Fiscal year 2003: $4,228;
Total: $15,017.

Agency/bureau; Department of Labor, Bureau for International Labor 
Affairs;
Fiscal year 1999: [Empty];
Fiscal year 2000: [Empty];
Fiscal year 2001: [Empty];
Fiscal year 2002: $6,400; 
Fiscal year 2003: [Empty];
Total: $6,400. 

Total; 
Fiscal year 1999: $1,887; 
Fiscal year 2000: $2,662; 
Fiscal year 2001: $5,720; 
Fiscal year 2002: $16,147; 
Fiscal year 2003: $12,689; 
Total: $39,105.

Source: Prepared by GAO with data from the Departments of State and 
Labor and the National Endowment for Democracy.

[A] To avoid double counting and to more accurately show the level of 
funds being provided to project implementers, State Bureau for 
Democracy, Human Rights, and Labor funds transferred to the Endowment 
and allocated to projects are included in the annual totals for the 
Endowment.

[B] Includes $75,000 provided by State's Bureau of Oceans and 
International Environmental and Scientific Affairs.

[End of table]

Department of State:

As shown in table 1, in fiscal years 1999 to 2003, State administered 
about $17.7 million, or more than 45 percent, of total U.S. funding for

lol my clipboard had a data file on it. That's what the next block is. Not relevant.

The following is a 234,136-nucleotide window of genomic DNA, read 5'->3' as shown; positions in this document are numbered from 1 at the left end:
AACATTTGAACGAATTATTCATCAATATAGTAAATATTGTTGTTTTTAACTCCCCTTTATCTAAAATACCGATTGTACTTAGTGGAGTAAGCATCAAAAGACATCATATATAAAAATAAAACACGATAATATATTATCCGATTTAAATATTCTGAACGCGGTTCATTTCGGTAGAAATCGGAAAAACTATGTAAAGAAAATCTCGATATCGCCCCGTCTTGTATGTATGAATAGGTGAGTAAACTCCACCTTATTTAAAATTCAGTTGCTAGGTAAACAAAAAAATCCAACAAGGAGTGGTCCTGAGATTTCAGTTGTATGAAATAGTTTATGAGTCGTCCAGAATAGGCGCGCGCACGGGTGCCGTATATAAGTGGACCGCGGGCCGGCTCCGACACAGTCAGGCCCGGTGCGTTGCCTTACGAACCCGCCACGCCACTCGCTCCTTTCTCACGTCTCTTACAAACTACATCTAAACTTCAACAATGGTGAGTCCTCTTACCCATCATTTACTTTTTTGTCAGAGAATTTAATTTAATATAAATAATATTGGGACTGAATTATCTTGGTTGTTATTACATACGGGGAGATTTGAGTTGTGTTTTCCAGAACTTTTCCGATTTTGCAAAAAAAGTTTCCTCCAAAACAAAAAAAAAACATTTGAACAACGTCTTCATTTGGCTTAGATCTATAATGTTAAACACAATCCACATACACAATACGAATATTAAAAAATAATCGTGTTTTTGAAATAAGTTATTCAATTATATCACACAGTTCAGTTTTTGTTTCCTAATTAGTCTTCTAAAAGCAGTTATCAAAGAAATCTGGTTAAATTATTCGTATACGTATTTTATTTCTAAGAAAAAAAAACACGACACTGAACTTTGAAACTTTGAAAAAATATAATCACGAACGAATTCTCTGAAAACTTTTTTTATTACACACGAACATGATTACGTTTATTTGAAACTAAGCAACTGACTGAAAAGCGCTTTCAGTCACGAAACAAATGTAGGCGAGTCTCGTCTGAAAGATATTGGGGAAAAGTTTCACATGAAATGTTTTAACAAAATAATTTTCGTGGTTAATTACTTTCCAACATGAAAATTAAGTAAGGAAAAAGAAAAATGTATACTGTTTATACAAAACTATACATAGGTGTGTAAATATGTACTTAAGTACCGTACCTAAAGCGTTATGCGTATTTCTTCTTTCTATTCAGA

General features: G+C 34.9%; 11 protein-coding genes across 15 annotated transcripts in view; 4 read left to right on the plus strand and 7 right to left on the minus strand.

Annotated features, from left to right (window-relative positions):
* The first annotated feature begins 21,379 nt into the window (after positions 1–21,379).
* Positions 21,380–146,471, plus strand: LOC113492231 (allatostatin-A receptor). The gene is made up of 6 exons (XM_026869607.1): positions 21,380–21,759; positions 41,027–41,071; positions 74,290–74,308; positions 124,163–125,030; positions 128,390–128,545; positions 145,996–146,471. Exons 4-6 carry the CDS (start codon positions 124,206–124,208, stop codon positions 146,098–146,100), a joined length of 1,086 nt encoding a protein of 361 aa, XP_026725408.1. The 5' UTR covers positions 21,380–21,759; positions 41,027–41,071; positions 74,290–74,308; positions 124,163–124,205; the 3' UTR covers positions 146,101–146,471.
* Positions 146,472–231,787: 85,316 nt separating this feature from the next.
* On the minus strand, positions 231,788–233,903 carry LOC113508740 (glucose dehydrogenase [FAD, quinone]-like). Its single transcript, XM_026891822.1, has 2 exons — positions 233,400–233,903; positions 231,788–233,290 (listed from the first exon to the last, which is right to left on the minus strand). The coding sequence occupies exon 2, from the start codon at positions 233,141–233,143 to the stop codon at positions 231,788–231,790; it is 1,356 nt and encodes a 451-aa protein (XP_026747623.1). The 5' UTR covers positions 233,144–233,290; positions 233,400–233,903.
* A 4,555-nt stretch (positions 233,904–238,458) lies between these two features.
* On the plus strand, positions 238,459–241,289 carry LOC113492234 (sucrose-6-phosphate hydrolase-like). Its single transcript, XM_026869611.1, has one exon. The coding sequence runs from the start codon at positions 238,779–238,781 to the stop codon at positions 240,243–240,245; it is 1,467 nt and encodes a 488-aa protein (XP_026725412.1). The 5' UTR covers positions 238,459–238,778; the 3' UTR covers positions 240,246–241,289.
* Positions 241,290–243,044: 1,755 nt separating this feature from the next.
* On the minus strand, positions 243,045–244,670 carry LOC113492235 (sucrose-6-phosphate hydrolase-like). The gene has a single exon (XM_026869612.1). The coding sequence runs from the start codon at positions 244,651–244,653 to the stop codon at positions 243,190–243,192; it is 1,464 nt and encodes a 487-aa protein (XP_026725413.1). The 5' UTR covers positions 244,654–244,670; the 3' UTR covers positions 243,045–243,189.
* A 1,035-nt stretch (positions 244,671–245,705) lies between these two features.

programs intended to strengthen democracy in China. Most of this was 
provided as grants to nongovernmental organizations, with the largest 
share awarded through the Bureau for Democracy, Human Rights, and Labor 
beginning in fiscal year 2002. Overall, State's assistance has gone 
predominantly to programs to enhance the rule of law--an area where 
China's government has acknowledged need for improvement and has 
actively sought assistance from the donor community.

In 2002 and 2003 the Bureau for Democracy, Human Rights, and Labor 
approved nearly $9.1 million in China-focused grants through the 
Bureau's Human Rights and Democracy Fund.[Footnote 12] According to 
State, grants made through this fund are intended to "uphold democratic 
institutions, promote human rights, and build civil society in 
countries and regions of the world that are geo-strategically critical 
to the U.S." State classifies approximately half of the assistance